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The jobs behind what you drive

2010-07-22

Most driving enthusiasts know a  little bit about some of the designers and engineers behind their cars.  If you are a Ford enthusiast, you know who J Mays is, and who Derrick Kuzak is. You certainly know about Alan Mulally, and unfortunately we all know who little Billy Ford is.

But what do you know of everyone else involved with designing, engineering, building and selling the product? How many people work to create a single product inside Ford? How many people inside Ford work to build it? How many people in suppliers support the production with parts or pre-built assemblies? And how many people outside of the North American market will be involved with selling it?

For the upcoming all-new Explorer, Ford provides some of the answers today.

Note that there are also jobs lost in Louisville, Kentucky as a result of the end of production of the old Explorer/Mountaineer. Some of those jobs are probably switching over to the new vehicle. And because the new Explorer is projected to sell at a much higher rates than the old one, many of the numbers below are an overall net gain.

Stay tuned to this channel on Monday when Ford (finally) releases the full specs and imagery of the new Explorer.

Ford Press Release follows.

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REINVENTED FORD EXPLORER TO HAVE FAR-REACHING IMPACT ON U.S. ECONOMY THROUGH JOBS AND EXPORTS

  • Ford and suppliers adding 1,800 jobs to support production of new Explorer SUV
  • Ford’s Chicago Assembly Plant adding 1,200 new jobs as a result of $400 million investment
  • Suppliers building parts from seats to chassis modules are adding more than 600 additional jobs in Michigan, Indiana and Illinois
  • More than 100 companies in 23 states will produce parts and components for the new Explorer, and those companies will buy parts from hundreds more indirect suppliers
  • New Explorer will be exported to more than 90 countries, assisting with Ford’s overall efforts to increase exports from North America
  • Explorer goes on sale this winter with class-leading fuel economy, industry-first safety features, cutting-edge technology and world-class craftsmanship

DEARBORN, Mich., July 22, 2010 – The reinvented 2011 Ford Explorer – designed and built in the United States – will do more than redefine how Americans think of SUVs. The all-new vehicle will bring more than 600 new supplier jobs in addition to the 1,200 Ford positions being added. The 2011 Explorer also will be exported to more than 90 countries after it goes into production later this year.

“The economic impact of the new Explorer will benefit hundreds of American communities,” said Mark Fields, Ford president of The Americas. “Not only does the new Explorer change the game for SUVs, it will help boost the American economy by fueling jobs and new investments.”

The new Explorer will be produced at Ford’s Chicago Assembly Plant later this year as a result of a $400 million investment that is adding 1,200 new jobs at the plant.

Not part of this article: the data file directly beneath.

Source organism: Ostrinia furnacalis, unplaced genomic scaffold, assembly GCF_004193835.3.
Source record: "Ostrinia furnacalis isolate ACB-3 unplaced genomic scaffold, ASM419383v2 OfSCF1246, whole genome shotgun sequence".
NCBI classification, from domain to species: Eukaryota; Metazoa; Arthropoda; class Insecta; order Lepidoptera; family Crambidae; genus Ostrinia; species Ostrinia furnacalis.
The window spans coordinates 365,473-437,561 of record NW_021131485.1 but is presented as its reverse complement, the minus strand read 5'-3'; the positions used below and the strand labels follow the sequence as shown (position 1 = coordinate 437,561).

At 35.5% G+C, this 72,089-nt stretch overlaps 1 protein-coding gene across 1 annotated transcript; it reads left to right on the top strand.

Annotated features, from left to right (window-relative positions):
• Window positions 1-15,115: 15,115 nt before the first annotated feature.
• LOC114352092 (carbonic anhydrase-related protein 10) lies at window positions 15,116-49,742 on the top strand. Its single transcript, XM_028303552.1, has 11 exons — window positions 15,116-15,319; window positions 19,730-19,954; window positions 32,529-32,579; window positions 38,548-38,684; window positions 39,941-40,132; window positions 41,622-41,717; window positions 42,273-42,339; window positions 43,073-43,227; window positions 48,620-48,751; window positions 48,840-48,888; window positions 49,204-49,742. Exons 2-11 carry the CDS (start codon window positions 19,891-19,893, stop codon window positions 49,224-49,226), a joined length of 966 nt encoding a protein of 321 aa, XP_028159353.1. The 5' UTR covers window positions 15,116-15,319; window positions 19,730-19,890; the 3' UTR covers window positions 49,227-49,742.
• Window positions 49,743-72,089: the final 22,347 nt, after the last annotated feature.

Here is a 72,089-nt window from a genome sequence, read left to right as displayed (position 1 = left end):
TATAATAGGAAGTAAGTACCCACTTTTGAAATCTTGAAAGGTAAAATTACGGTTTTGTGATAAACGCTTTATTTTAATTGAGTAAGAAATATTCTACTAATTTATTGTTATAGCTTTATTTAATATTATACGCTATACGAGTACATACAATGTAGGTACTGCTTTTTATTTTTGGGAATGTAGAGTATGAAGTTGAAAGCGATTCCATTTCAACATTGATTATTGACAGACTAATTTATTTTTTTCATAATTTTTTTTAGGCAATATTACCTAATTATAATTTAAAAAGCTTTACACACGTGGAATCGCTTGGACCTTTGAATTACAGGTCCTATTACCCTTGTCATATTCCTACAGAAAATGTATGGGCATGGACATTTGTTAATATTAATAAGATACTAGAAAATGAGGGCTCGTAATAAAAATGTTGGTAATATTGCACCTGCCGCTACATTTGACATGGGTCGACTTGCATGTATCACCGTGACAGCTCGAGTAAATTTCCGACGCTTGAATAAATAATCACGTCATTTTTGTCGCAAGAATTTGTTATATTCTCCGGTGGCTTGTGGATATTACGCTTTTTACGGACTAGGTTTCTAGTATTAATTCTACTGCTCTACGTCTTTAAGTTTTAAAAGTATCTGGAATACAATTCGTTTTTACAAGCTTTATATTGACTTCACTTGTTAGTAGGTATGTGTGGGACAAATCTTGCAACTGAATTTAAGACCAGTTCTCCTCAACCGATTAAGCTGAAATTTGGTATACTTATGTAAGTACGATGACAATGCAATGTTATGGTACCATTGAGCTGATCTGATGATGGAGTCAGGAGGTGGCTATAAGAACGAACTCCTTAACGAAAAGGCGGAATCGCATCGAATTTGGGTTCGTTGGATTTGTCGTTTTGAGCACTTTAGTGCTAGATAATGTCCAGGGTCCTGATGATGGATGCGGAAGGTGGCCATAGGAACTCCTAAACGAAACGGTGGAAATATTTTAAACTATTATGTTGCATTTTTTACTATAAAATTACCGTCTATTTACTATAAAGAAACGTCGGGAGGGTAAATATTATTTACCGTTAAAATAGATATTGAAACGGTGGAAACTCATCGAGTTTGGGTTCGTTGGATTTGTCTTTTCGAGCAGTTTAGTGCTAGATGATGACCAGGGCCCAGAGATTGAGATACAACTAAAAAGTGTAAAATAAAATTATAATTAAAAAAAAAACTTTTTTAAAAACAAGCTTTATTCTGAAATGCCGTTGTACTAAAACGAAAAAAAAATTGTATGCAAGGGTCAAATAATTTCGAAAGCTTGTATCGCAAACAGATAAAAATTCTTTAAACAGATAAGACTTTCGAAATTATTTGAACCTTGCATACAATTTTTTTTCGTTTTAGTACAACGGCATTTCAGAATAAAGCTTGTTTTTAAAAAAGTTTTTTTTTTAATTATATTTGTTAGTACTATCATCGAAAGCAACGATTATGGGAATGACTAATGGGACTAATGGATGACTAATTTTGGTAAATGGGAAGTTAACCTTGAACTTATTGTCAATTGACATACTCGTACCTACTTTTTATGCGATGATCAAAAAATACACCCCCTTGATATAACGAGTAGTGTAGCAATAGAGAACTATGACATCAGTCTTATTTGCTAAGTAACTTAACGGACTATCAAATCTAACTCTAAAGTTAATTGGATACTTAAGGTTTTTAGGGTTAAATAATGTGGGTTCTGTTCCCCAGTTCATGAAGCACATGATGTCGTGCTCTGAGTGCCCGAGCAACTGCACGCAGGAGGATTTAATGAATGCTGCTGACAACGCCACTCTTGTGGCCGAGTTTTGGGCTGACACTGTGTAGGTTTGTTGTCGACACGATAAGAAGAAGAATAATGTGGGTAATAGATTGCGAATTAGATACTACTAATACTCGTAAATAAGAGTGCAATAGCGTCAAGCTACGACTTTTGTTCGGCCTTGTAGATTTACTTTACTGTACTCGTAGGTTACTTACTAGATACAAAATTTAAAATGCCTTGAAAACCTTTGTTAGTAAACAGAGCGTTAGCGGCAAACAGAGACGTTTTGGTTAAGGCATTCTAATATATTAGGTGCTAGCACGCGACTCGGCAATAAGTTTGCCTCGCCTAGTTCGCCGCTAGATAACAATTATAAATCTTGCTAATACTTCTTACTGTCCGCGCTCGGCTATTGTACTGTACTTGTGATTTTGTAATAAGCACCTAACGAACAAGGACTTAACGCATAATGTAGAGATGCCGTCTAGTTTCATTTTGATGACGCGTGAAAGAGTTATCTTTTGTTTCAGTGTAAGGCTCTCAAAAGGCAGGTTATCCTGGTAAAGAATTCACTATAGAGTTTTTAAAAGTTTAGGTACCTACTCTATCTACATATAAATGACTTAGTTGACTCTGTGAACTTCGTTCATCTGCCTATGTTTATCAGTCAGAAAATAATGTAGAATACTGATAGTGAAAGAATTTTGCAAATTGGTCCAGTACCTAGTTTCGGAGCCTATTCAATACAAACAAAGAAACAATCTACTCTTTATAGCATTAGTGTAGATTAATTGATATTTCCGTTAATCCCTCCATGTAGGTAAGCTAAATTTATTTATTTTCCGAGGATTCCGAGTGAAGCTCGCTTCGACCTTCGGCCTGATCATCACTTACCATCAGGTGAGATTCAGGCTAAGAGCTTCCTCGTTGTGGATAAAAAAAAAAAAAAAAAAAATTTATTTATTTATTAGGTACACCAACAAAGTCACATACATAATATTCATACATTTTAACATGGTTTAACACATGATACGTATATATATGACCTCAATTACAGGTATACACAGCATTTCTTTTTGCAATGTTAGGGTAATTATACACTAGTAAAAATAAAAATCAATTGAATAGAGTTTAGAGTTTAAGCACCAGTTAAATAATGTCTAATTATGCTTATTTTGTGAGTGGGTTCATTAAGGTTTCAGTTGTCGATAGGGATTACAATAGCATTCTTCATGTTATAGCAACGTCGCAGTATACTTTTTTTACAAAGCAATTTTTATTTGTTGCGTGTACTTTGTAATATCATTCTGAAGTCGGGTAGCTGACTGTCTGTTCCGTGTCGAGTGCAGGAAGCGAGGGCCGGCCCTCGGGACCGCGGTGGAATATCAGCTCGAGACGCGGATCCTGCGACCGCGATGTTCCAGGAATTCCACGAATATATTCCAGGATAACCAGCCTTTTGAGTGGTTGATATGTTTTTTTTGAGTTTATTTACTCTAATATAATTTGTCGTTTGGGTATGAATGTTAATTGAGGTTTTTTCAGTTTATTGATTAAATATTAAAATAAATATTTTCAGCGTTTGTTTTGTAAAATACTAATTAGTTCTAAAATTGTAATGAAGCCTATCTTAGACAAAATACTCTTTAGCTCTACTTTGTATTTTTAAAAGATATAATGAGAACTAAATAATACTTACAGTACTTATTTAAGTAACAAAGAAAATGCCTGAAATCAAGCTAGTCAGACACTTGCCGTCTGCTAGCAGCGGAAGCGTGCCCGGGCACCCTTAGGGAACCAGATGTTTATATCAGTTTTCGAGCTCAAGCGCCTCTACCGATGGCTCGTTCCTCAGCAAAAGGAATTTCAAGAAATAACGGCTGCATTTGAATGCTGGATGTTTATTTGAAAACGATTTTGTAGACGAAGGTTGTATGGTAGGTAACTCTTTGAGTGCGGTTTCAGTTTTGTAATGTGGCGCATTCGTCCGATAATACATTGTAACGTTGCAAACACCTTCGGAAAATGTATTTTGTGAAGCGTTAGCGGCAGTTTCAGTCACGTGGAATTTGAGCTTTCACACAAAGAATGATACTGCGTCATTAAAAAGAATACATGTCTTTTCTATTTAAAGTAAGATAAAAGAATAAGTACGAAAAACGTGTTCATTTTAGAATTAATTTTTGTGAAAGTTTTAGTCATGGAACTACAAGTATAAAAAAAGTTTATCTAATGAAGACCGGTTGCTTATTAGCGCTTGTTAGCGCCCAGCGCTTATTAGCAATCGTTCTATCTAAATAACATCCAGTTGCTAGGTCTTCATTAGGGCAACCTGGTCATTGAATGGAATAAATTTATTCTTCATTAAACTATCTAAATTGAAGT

Key suppliers to the Explorer are investing in new facilities, adding shifts and hiring for more than 600 jobs in Michigan, Indiana and Illinois.  

Each automotive job is estimated to generate an additional 10 indirect jobs, according to the Center for Automotive Research data. That means Explorer could help create up to 12,000 new jobs overall.

“Suppliers across the country are stepping up to the challenge of building the next Explorer,” said Tony Brown, group vice president, Ford Global Purchasing. “There are more than 100 companies in 23 states that will produce parts and components for the 2011 Explorer and hundreds more indirect suppliers beyond that.”

Suppliers adding jobs come from across Ford’s supply base and include members of the company’s minority- and women-owned business groups. They include:

  • Dakkota Integrated Systems (fascia and headliners), adding jobs in Illinois and Michigan
  • Johnson Controls (door trim panels and fascia components), adding jobs in Michigan
  • Key Safety Systems (restraints), adding jobs in Michigan
  • Lear Corporation (seats), adding jobs in Indiana
  • NYX (interior hard-trim), adding jobs in Michigan
  • Piston Automotive (cooling modules), adding jobs in Illinois
  • Tower Automotive (body stampings), adding jobs in Illinois
  • ZF Lemforder (chassis modules), adding jobs in Illinois

American workers also will benefit from Explorer’s popularity overseas. The iconic SUV is Ford’s most exported North American product and has helped secure U.S. jobs in a time of economic turmoil. 

The new Explorer is expected to maintain that leading export role as the company raises expectations for U.S. sales based on the vehicle’s outstanding combination of fuel efficiency, capability, safety and technology. The new Explorer will be exported to up to 90 countries, assisting with Ford’s overall efforts to increase exports from North America. 

Ford is revealing the all-new Explorer on Monday in a variety of ways to introduce as many audiences as possible to the reinvented SUV, including extensive use of social media. 

The new Explorer goes on sale this winter. It will feature class-leading fuel economy – with an improvement of more than 30 percent versus the current Explorer – plus industry-first safety features, such as inflatable rear seat belts and Curve Control, as well as cutting-edge technology innovations like MyFord Touch™ and world-class craftsmanship.

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